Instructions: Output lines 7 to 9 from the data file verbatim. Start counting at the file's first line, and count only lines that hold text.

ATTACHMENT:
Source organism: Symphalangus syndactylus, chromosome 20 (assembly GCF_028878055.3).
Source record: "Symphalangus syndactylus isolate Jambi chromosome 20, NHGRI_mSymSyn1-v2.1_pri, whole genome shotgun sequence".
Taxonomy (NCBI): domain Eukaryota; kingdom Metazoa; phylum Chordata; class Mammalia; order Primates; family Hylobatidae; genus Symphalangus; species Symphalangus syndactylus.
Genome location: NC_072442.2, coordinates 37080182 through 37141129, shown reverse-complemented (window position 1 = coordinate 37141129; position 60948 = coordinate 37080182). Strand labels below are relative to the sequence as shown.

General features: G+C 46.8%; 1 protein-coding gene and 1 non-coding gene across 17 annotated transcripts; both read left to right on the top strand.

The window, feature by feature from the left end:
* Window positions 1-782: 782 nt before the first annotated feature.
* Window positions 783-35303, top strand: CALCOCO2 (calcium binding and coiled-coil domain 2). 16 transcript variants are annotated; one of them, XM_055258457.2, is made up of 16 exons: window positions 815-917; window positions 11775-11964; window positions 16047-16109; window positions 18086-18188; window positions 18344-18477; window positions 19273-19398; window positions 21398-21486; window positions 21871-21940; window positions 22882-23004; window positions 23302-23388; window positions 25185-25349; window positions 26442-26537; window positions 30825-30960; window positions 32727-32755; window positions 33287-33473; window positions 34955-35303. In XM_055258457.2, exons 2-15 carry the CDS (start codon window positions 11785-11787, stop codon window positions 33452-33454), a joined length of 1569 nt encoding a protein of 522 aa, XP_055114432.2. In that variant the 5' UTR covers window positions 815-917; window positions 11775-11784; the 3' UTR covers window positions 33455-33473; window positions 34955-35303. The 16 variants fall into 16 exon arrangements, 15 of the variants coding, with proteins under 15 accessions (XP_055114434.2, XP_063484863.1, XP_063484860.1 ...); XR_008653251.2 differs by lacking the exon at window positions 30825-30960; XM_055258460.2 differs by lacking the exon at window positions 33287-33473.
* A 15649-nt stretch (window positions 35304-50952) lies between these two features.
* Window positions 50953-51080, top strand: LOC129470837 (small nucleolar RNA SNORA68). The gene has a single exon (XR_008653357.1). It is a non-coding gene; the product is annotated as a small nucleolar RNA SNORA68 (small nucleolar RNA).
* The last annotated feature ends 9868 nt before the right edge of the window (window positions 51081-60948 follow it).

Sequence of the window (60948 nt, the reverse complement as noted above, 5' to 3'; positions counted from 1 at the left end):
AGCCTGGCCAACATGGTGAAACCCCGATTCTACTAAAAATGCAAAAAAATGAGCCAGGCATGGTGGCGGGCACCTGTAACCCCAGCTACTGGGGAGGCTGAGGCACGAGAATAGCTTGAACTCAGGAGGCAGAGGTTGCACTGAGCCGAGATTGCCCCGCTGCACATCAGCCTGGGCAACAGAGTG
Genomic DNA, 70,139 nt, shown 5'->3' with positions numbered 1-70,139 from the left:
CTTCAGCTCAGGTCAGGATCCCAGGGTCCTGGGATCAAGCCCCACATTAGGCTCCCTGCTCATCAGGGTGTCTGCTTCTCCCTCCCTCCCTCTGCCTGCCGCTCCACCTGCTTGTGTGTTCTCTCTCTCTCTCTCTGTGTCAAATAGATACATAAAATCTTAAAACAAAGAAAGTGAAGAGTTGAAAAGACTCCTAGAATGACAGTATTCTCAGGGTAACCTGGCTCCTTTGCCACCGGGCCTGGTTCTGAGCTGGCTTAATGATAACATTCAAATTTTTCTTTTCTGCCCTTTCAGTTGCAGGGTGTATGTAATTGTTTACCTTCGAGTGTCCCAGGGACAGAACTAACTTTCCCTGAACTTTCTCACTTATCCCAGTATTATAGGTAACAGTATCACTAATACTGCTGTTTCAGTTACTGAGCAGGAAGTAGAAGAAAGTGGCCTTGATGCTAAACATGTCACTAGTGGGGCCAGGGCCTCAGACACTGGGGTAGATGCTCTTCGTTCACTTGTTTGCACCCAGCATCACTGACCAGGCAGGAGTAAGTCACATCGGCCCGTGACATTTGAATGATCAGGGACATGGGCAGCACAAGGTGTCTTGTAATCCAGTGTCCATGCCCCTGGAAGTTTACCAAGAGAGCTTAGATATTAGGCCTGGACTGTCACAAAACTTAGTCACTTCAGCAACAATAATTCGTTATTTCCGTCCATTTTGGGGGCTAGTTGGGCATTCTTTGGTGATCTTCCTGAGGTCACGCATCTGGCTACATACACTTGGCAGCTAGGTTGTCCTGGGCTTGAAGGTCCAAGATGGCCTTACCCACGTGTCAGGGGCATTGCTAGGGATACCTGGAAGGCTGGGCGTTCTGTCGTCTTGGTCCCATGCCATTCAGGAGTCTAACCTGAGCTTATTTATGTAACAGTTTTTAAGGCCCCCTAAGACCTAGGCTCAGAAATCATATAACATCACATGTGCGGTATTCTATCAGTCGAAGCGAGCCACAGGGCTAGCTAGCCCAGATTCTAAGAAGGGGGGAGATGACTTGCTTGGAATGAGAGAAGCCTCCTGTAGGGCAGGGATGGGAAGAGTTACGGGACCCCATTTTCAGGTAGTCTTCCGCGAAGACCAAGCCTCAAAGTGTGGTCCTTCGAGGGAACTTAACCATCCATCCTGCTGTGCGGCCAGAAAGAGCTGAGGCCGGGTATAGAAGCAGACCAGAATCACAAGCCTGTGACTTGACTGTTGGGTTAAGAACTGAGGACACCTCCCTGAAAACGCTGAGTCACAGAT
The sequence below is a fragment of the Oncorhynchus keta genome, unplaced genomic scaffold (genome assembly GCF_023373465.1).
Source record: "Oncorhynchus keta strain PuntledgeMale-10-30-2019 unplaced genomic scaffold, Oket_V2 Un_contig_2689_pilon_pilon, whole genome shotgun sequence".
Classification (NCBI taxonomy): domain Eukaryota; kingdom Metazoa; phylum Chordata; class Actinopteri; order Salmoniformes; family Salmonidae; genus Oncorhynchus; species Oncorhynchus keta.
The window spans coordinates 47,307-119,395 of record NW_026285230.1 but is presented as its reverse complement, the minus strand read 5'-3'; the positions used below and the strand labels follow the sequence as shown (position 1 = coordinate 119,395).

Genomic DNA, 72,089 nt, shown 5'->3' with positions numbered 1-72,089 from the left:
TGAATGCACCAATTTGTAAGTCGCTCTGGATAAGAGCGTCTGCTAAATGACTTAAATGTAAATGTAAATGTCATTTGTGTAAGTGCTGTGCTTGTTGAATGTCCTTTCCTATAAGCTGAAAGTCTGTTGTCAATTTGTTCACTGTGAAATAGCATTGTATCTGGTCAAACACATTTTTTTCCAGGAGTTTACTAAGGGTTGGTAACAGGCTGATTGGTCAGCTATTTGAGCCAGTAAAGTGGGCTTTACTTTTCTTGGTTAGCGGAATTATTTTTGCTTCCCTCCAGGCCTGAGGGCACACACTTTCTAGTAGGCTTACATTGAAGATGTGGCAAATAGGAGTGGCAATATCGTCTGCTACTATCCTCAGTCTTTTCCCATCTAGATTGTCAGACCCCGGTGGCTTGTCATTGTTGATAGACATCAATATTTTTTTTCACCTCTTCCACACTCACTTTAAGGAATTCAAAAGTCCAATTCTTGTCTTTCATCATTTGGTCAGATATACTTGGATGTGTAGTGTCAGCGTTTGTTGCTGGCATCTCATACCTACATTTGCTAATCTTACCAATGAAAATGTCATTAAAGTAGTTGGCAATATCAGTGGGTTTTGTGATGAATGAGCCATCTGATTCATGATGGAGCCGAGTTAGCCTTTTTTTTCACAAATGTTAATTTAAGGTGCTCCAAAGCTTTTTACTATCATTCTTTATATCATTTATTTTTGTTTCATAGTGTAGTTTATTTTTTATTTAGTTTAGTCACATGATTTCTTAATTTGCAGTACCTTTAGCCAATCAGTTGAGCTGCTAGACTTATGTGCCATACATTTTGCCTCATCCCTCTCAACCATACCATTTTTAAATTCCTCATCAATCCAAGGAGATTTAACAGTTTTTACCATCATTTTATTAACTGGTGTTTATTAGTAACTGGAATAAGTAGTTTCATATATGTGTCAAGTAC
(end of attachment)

* Window positions 1-782: 782 nt before the first annotated feature.
* Window positions 783-35303, top strand: CALCOCO2 (calcium binding and coiled-coil domain 2). 16 transcript variants are annotated; one of them, XM_055258457.2, is made up of 16 exons: window positions 815-917; window positions 11775-11964; window positions 16047-16109; window positions 18086-18188; window positions 18344-18477; window positions 19273-19398; window positions 21398-21486; window positions 21871-21940; window positions 22882-23004; window positions 23302-23388; window positions 25185-25349; window positions 26442-26537; window positions 30825-30960; window positions 32727-32755; window positions 33287-33473; window positions 34955-35303. In XM_055258457.2, exons 2-15 carry the CDS (start codon window positions 11785-11787, stop codon window positions 33452-33454), a joined length of 1569 nt encoding a protein of 522 aa, XP_055114432.2. In that variant the 5' UTR covers window positions 815-917; window positions 11775-11784; the 3' UTR covers window positions 33455-33473; window positions 34955-35303. The 16 variants fall into 16 exon arrangements, 15 of the variants coding, with proteins under 15 accessions (XP_055114434.2, XP_063484863.1, XP_063484860.1 ...); XR_008653251.2 differs by lacking the exon at window positions 30825-30960; XM_055258460.2 differs by lacking the exon at window positions 33287-33473.
* A 15649-nt stretch (window positions 35304-50952) lies between these two features.